Speaker Packard, the defendant in the instant action, says this case is just the same as Harwood. Not quite. Harwood would be more analogous to the case now before us if the legislature in Harwood had barred lobbyists in wheelchairs from having access to the House. Such a case would present an issue not addressed at all in Harwood: Whether either Title II of the ADA or Section 504 of the Rehabilitation Act abrogates the immunity relied upon in Harwood.2 To that issue -- apparently a matter of first impression -- we now turn our attention.
Title II of the ADA provides that “no qualified individual with a disability shall, by reason of such disability, be excluded from participation in or be denied the benefits of the services, programs, or activities of a public entity, or be subjected to discrimination by any such entity.”3 42 U.S.C. § 12132. The ADA defines “public entity” to include “any State or local government” or “any ․ instrumentality of a State or States or local government.” Id. § 12131(1)(A)–(B). The ADA further provides that Congress's imposition of obligations on state governments under Title II may trump even Eleventh Amendment immunity. See id. § 12202 (“A State shall not be immune under the [E]leventh [A]mendment ․ from an action in [a] Federal or State court of competent jurisdiction for a violation of this chapter.”); Tennessee v. Lane, 541 U.S. 509, 533-34, 124 S.Ct. 1978, 158 L.Ed.2d 820 (2004) (holding that in providing prophylactic relief in the context of a “fundamental right of access to [state] courts,” Title II of the ADA “constitutes a valid exercise of Congress's § 5 authority to enforce the guarantees of the Fourteenth Amendment” and abrogates the states' Eleventh Amendment sovereign immunity).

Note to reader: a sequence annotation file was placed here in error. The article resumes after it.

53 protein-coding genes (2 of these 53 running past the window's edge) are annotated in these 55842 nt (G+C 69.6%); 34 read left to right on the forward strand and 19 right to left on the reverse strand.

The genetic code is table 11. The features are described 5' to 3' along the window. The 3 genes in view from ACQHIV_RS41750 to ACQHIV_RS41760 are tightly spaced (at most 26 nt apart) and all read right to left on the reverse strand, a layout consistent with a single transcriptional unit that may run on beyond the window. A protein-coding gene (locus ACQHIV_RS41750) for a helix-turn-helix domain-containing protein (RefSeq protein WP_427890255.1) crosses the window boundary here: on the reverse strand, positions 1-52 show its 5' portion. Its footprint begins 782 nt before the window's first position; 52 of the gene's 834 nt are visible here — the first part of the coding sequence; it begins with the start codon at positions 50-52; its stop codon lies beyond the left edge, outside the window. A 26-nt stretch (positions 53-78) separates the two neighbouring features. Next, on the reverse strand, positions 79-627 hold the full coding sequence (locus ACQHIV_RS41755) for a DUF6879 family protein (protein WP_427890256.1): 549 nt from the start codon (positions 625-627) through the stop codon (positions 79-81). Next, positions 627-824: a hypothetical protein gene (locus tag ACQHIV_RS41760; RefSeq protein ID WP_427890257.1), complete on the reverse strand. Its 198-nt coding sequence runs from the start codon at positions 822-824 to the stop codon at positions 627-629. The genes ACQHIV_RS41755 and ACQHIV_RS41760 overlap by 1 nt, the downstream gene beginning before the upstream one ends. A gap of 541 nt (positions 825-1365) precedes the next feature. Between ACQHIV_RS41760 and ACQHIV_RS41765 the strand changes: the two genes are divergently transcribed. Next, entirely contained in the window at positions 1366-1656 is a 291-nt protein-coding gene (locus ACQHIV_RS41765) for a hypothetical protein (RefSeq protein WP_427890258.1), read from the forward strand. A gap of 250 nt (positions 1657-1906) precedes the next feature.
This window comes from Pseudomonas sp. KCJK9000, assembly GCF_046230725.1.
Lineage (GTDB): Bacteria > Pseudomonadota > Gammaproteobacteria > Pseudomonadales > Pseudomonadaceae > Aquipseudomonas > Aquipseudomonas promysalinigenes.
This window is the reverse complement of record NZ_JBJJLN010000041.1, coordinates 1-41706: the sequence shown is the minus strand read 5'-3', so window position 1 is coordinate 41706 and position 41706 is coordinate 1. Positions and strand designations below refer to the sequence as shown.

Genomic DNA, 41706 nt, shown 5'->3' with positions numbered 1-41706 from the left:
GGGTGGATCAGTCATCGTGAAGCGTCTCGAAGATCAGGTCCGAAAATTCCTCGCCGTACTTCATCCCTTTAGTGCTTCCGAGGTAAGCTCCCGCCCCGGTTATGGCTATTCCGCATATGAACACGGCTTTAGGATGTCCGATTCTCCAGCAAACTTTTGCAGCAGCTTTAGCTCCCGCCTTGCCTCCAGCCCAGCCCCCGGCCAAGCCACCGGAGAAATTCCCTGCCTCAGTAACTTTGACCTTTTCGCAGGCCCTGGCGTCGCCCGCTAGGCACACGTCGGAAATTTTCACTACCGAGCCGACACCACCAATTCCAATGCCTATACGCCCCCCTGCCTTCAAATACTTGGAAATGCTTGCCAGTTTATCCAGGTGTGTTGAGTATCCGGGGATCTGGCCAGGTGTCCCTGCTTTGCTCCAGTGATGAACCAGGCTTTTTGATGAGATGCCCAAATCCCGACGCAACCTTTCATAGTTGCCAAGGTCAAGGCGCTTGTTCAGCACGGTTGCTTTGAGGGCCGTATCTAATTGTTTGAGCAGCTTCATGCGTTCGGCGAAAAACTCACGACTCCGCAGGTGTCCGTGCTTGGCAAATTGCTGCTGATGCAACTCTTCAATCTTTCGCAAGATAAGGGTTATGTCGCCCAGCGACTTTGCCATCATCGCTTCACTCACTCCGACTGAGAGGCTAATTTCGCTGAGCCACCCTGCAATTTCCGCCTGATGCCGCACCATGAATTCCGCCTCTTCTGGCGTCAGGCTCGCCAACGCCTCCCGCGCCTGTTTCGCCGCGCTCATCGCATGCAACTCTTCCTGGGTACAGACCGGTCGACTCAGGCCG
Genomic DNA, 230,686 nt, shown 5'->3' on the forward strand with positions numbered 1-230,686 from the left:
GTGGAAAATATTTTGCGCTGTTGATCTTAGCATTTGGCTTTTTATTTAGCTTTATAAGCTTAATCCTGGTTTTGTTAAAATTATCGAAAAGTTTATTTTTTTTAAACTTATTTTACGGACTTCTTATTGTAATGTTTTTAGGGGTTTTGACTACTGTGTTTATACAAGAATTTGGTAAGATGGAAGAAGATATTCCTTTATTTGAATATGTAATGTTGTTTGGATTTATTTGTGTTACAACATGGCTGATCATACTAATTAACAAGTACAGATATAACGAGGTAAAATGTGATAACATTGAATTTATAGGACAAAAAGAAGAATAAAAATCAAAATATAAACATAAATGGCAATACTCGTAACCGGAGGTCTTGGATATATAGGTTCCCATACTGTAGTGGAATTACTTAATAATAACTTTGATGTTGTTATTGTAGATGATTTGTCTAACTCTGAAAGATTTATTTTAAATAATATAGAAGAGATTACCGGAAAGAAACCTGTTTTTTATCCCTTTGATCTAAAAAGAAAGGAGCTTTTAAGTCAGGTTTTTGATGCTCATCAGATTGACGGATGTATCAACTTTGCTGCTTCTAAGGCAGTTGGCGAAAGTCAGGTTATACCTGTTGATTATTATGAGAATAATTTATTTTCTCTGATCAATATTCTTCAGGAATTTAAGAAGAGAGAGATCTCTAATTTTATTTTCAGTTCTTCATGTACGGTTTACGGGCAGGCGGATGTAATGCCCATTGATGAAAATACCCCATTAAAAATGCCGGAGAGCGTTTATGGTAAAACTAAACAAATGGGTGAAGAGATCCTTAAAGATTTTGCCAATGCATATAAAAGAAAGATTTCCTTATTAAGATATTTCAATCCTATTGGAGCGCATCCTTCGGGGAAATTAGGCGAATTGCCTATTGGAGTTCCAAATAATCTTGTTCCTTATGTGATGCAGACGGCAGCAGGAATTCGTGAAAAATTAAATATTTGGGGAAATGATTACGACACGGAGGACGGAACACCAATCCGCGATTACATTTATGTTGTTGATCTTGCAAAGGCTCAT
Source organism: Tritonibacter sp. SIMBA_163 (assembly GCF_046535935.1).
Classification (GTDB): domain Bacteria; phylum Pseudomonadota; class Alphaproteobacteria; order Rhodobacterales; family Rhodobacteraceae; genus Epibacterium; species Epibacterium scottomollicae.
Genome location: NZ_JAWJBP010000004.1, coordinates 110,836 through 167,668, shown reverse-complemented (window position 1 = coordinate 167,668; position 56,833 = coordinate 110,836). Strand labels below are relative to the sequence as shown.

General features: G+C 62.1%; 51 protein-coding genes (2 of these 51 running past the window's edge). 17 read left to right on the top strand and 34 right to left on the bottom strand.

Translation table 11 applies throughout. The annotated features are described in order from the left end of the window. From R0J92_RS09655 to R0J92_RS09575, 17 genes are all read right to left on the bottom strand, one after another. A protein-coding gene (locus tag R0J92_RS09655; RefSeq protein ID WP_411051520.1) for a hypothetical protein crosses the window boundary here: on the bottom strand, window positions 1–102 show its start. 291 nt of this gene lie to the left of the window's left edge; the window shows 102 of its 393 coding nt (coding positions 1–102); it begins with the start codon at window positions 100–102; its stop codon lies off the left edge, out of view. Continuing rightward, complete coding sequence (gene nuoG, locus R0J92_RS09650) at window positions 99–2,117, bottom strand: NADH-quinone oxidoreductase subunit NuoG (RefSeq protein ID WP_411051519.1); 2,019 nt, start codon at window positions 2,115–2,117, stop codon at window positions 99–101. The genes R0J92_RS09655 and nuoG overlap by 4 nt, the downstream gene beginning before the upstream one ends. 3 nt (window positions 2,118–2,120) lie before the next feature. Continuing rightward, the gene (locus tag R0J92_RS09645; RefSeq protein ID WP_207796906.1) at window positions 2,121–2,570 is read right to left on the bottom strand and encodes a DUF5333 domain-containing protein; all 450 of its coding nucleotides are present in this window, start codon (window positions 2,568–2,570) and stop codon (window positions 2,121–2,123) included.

Similarly, Section 504 of the Rehabilitation Act provides that “[n]o otherwise qualified individual with a disability ․ shall, solely by reason of her or his disability, be excluded from the participation in, be denied the benefits of, or be subjected to discrimination under any program or activity receiving [f]ederal” funds. 29 U.S.C. § 794(a); see also Ruskai v. Pistole, 775 F.3d 61, 77 (1st Cir. 2014). The term “[p]rogram or activity” includes “all of the operations of” “[an] instrumentality of a State or of a local government” and of “each ․ State or local government entity[ ] to which [federal] assistance is extended.” 29 U.S.C. § 794(b)(1)(A)–(B). Section 504 “requires that a public entity make ‘reasonable modifications’ to existing practices ․ to ‘accommodate’ disabled persons.” Doucette v. Georgetown Pub. Sch., 936 F.3d 16, 23 (1st Cir. 2019) (quoting Alexander v. Choate, 469 U.S. 287, 300, 105 S.Ct. 712, 83 L.Ed.2d 661 (1985)). Under the Rehabilitation Act, states waive immunity by receiving funds from a federal program. See 29 U.S.C. § 794(a)–(b); 42 U.S.C. § 2000d-7(a)(1) (“A State shall not be immune under the Eleventh Amendment ․ from suit in Federal court for a violation of [S]ection 504 of the Rehabilitation Act of 1973 [29 U.S.C. § 794] ․”); Lane v. Pena, 518 U.S. 187, 200, 116 S.Ct. 2092, 135 L.Ed.2d 486 (1996) (describing 42 U.S.C. § 2000d-7 as “an unambiguous waiver of the States' Eleventh Amendment immunity”); Nieves-Márquez v. Puerto Rico, 353 F.3d 108, 129 (1st Cir. 2003) (“Congress's intent to require waiver [under the Rehabilitation Act] is clear ․ The Commonwealth, by accepting federal funds, has waived its immunity.”).